May Brodbeck

1917 – 1983

by Arthur Fine

May Brodbeck was among the foremost American-born philosophers of science. Regarding science as a search for truth and moral well-being, she devoted her life to exploring fundamental questions about individuals and society. Her anthology with Herbert Feigl, Readings in the Philosophy of Science (1953), was known throughout the world of philosophy. Her anthology Readings in the Philosophy of the Social Sciences (1968) became a benchmark in the field. A feminist, she was a prominent philosopher, teacher, and administrator who received many honors: she was a Fulbright scholar (1962–1963), president of the Western Division of the American Philosophical Association (1972–1973), and fellow at the Center for Advanced Study in the Behavioral Sciences (1981–1982).

Born in New Jersey on July 26, 1917, May was the first of two children. Her parents, Louis and Etta (Brager) Schachter, divorced when she was young. She grew up with the privations of the Great Depression, took a commercial course in high school, and worked to put herself through New York University at night, receiving a bachelor’s degree in chemistry in 1941. She married Arthur Brodbeck about this time, but they divorced in 1949. She taught high school chemistry and later participated in the Manhattan Project for development of the atomic bomb during World War II. She attended graduate school at the University of Iowa. There, under Gustav Bergmann, she took her master’s degree (1945) and her doctorate (1947) in philosophy. She then taught philosophy at the University of Minnesota, chairing the department of philosophy from 1967 to 1970. She was dean of the graduate school at the University of Minnesota from 1972 to 1974 and then returned to the University of Iowa as Garver Professor of Philosophy and vice president for academic affairs and dean of the faculties. At this time, outside of exclusively women’s colleges, this was the highest position attained by a woman in the academic world. Among her achievements at the University of Iowa were creating the Council on the Status of Women and founding one of the first women’s studies programs in America. She left administration in 1981 and retired in 1983. The University of Iowa has established a chair in liberal arts in her name.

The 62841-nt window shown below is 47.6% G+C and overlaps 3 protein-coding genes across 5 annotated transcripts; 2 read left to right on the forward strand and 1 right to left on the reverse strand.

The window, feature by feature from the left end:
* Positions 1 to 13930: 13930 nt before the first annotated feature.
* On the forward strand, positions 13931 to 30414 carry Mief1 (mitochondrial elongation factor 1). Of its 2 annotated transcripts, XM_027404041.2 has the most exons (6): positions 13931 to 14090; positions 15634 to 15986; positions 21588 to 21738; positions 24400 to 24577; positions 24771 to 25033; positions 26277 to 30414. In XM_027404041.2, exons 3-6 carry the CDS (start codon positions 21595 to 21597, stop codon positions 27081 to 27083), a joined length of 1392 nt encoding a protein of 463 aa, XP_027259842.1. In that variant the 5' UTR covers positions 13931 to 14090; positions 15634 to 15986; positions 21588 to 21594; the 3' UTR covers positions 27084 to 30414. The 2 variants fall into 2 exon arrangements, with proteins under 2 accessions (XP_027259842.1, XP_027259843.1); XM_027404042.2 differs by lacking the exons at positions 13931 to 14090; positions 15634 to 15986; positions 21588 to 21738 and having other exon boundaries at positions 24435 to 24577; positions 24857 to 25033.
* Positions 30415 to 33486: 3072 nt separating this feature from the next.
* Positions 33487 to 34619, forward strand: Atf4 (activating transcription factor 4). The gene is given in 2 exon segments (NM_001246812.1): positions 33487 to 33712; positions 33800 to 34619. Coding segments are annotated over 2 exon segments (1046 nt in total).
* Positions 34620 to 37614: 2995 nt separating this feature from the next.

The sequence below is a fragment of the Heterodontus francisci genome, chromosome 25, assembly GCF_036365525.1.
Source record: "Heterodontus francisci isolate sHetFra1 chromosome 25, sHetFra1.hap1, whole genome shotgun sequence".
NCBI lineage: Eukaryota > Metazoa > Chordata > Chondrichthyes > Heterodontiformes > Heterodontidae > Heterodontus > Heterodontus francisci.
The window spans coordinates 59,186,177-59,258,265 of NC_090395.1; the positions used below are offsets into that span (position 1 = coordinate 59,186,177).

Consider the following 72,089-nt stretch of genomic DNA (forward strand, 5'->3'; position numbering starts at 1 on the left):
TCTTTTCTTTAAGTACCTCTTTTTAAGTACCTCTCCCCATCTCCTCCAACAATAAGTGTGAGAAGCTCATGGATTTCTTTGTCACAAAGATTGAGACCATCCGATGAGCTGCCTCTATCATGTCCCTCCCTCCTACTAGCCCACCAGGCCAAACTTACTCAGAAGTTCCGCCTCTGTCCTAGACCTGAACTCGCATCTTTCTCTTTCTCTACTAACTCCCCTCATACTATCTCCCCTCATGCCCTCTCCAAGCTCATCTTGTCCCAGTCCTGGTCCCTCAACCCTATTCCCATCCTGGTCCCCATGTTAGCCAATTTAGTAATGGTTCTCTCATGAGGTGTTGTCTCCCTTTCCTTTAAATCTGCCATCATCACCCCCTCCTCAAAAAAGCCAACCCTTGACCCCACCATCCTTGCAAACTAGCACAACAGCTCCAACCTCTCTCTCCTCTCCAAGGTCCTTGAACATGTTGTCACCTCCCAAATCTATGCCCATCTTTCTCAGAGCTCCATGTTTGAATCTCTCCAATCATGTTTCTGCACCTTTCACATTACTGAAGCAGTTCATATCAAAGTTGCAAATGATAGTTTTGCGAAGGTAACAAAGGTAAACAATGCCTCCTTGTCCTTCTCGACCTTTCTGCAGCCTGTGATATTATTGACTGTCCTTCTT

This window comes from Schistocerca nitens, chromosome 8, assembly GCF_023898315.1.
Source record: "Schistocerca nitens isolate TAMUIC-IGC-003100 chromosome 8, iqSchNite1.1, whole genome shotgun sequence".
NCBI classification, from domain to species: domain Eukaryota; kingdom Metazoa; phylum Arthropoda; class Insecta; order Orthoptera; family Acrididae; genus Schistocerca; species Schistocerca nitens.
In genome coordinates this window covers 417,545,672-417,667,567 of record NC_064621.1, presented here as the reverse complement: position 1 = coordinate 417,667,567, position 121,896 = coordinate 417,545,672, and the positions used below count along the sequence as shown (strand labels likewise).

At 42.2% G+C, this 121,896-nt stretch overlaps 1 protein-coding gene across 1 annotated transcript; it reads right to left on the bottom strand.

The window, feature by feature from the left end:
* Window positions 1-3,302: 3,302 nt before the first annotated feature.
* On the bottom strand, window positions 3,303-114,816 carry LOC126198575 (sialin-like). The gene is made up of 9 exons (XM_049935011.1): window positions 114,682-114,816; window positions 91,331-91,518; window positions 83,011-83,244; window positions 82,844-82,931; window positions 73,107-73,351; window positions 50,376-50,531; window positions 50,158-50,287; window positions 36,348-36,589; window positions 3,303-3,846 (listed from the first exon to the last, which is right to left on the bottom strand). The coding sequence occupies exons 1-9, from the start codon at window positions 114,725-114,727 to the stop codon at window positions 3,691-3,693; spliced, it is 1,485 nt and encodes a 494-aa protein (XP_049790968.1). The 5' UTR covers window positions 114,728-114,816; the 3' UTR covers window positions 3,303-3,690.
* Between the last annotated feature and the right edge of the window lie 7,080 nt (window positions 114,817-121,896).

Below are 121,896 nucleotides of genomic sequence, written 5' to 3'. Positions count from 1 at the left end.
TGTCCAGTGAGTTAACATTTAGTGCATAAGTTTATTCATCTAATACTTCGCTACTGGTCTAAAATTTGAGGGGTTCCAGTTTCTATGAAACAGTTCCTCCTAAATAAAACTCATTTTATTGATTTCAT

Brodbeck’s early writings concentrate on questions of scientific method and the logic of scientific explanation. She defended a conception of science as a rigorous, objective enterprise whose scope includes the human as well as the natural sciences. Her later writings examine the complex relations between mind and body, developing an idea of parallelism that rejects any simple reduction of the mental to the physical as well as any simple division of the two into separate domains. Her discussions of human nature are free of ideology and focus instead on consciousness and complex biological structure to differentiate human beings from computerlike machines. As she put it, “[A] robot can do everything a man can do, but it cannot be everything a man can be.” Her work anticipates contemporary discussions over what it means to be a physical thing that is also alive and free.

May Brodbeck died in California on August 1, 1983.


“Logic and Scientific Method in Research on Teaching.” In Handbook of Research on Teaching, edited by N.L. Gage (1963); “Mind: From Within and from Without.” Proceedings and Addresses of the American Philosophical Association 45 (1972): 42–55; Philosophy in America: 1900–1950 (1952. Reprint 1972); Readings in the Philosophy of Science, edited with H. Feigl (1953); Readings in the Philosophy of the Social Sciences, editor (1968).


Addis, L. “Memorial Minutes: May Brodbeck 1917–1983.” Proceedings and Addresses of the American Philosophical Association 57 (1983): 503–504; Directory of American Scholars (1974, 1978, 1982); The Philosopher’s Index; Who’s Who in America (1972–1973 to 1982–1983); Who’s Who of American Women (1958–1983).

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How to cite this page

Fine, Arthur. "May Brodbeck." Jewish Women: A Comprehensive Historical Encyclopedia. 27 February 2009. Jewish Women's Archive. (Viewed on February 27, 2021) <>.


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